July 15th is International World Youth Skills Day. Celebrated annually since 2014, this day recognizes the importance of equipping young people with skills for employment, work, and entrepreneurships.
Fetal Alcohol Spectrum Disorder (FASD) is one of the most common neurodevelopmental disabilities in North America, with approximately 4% of the population impacted. Individuals with FASD experience many challenges in their lives that may impact their ability to stay in the workforce. However, fulfilling employment opportunities are important as they help develop a positive identity, self-esteem, and self-worth and can reduce the risk of poverty and encourage individuals to become more inter-dependent.
Although people with FASD may face various challenges, it is important to note that they also bring numerous strengths to the workforce. Some of the common skills individuals with FASD bring to their work include creativity, friendliness, helpfulness, and generosity. Planning for work early for youth with FASD through a youth to adult transition plan can help youth recognize their talents, identify interests and build skills.
Employers need to recognize the skills that people with FASD bring to the workforce and help support youth to develop these skills. Employers can also recognize the challenges people with FASD face and provide accommodations. Youth with FASD are more likely to succeed in the workplace when the proper accommodations are in place. These might include:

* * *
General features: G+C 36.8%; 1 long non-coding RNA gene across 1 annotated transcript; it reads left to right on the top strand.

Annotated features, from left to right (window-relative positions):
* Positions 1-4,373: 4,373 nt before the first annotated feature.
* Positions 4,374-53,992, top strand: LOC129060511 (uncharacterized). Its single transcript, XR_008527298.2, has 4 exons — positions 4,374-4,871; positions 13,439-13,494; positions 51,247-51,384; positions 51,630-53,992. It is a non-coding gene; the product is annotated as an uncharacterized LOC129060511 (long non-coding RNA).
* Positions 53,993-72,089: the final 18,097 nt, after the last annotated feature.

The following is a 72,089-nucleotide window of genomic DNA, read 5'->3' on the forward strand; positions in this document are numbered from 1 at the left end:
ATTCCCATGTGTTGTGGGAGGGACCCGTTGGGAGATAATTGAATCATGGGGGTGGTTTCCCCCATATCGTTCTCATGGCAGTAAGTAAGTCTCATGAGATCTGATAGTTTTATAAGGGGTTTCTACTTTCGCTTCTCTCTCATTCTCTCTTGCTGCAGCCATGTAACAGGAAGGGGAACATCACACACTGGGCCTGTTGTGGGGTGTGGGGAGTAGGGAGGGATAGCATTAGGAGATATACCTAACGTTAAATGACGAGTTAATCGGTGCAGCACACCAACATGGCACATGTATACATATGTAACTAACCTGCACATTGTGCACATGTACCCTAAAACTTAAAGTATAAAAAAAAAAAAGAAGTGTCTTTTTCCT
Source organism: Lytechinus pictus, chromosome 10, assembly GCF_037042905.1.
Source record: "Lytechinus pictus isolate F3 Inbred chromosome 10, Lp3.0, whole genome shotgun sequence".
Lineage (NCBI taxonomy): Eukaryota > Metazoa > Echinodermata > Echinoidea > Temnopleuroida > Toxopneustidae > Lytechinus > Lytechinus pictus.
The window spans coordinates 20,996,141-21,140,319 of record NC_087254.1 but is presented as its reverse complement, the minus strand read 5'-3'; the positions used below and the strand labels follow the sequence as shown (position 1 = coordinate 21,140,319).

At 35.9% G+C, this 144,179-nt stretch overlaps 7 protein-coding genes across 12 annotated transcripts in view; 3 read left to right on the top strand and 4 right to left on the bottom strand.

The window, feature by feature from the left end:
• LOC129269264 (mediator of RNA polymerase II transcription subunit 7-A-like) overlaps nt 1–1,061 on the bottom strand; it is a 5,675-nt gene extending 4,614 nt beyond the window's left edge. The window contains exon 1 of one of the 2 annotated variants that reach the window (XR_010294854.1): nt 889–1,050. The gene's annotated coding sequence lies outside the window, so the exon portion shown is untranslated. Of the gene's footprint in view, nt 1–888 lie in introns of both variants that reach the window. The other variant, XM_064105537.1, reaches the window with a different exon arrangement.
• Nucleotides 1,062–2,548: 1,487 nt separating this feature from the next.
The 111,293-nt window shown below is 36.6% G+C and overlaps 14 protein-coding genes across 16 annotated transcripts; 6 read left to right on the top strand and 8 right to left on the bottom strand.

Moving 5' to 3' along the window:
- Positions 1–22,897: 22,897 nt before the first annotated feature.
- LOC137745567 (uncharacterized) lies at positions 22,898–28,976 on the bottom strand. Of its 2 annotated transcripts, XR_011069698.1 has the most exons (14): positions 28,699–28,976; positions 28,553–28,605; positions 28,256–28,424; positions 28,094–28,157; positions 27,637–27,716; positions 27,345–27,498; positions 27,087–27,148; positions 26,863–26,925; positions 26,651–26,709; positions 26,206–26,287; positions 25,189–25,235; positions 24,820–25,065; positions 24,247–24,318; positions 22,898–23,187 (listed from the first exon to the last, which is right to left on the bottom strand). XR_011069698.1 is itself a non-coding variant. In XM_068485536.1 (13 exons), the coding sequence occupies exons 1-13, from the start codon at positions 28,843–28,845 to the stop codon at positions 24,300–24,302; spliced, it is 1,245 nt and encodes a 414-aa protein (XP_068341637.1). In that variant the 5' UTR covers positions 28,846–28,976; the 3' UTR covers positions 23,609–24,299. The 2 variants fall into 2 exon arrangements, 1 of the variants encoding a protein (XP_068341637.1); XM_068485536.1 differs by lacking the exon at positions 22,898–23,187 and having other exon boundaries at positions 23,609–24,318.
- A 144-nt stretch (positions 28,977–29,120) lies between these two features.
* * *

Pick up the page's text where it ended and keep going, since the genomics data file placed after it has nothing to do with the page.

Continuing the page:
- Providing reminders (i.e. alarms or written reminders) to support employees who may struggle with keeping track of time
- Creating and maintaining routine and consistency in the workplace and in their workload
- Providing clear and concise language and/or multiple demonstrations of tasks
- If possible, providing an on-site job coach, co-worker, or support worker to provide support, help, or advocacy
This World Youth Skills Day let’s recognize the contribution of youth with FASD to the workforce and encourage communities and employers provide training and education that enable individuals with FASD to develop the skills they need to succeed.